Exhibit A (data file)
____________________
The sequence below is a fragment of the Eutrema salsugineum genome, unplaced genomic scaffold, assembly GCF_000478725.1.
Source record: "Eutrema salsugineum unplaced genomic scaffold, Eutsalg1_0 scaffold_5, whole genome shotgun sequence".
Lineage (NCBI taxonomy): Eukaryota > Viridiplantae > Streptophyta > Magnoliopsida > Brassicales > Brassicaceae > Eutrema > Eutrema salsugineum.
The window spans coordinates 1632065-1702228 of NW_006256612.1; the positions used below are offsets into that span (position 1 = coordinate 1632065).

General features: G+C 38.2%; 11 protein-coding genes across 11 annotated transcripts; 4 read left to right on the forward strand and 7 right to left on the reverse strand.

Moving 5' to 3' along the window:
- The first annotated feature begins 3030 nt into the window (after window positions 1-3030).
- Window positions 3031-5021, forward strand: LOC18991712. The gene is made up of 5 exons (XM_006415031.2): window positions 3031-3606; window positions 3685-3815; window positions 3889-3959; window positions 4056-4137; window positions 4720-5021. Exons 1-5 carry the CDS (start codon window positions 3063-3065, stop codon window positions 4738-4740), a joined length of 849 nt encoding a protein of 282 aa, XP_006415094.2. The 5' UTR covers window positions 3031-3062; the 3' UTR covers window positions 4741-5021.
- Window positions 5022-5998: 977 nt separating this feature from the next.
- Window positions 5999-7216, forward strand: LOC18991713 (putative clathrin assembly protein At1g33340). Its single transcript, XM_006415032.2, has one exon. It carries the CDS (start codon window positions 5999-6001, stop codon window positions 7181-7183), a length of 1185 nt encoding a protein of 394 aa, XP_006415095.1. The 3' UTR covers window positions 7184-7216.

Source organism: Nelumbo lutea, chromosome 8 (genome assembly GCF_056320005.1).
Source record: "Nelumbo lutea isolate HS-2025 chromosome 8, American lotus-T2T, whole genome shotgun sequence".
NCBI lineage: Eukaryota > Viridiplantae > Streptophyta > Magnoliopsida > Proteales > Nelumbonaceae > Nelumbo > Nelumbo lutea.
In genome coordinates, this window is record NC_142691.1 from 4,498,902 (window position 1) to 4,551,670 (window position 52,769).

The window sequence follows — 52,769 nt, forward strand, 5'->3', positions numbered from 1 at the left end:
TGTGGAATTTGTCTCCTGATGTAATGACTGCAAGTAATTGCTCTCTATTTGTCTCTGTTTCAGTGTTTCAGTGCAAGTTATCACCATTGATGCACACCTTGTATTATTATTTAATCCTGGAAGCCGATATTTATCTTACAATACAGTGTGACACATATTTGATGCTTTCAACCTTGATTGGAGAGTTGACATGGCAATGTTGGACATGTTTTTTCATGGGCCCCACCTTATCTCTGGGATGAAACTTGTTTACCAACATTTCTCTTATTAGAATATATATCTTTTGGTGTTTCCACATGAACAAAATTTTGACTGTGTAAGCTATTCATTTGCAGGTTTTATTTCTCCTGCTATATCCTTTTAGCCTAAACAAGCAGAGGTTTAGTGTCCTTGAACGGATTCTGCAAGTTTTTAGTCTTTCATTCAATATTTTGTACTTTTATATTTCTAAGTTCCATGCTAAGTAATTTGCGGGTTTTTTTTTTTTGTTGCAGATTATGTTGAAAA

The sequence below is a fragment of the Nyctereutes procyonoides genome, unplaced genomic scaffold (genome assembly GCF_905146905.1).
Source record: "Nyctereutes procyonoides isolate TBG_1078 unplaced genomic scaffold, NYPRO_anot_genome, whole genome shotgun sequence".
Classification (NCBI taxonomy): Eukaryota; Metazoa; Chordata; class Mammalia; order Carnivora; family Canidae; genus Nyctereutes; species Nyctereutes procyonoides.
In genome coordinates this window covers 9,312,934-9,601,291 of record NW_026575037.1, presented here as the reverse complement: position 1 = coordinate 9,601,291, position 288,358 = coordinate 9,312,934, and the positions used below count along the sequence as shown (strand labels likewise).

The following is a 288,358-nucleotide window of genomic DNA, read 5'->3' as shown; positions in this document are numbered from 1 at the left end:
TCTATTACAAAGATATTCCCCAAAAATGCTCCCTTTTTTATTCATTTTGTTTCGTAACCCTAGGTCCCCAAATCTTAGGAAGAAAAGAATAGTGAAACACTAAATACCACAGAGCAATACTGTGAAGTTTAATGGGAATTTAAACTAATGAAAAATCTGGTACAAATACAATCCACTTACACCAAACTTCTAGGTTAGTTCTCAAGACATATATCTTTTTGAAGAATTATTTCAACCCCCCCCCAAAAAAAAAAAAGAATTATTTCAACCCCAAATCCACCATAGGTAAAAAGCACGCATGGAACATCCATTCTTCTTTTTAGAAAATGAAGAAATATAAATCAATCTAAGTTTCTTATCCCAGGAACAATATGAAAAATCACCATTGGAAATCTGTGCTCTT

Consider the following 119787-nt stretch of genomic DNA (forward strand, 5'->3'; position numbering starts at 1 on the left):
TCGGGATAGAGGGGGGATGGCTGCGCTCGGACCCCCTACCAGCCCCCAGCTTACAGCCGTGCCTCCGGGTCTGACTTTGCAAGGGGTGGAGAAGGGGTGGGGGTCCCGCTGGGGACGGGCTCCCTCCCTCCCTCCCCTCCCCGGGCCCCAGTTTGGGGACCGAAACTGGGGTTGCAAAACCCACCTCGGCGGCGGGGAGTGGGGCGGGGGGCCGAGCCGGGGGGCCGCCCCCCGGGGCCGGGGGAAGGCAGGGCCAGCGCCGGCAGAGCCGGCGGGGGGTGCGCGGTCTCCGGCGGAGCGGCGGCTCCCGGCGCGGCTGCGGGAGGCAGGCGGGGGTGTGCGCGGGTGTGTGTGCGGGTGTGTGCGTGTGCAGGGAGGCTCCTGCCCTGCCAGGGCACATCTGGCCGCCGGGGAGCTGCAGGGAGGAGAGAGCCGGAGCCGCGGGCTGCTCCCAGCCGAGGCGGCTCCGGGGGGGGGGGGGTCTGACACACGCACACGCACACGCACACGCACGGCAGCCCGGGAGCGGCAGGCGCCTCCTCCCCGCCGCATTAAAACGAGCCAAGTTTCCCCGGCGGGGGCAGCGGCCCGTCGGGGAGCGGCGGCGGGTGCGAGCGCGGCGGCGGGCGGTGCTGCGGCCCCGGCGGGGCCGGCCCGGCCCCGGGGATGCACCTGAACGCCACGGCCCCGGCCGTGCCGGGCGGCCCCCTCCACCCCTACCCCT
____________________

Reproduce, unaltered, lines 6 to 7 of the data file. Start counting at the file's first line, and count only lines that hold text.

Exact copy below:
Moving 5' to 3' along the window:
- The first annotated feature begins 3030 nt into the window (after window positions 1-3030).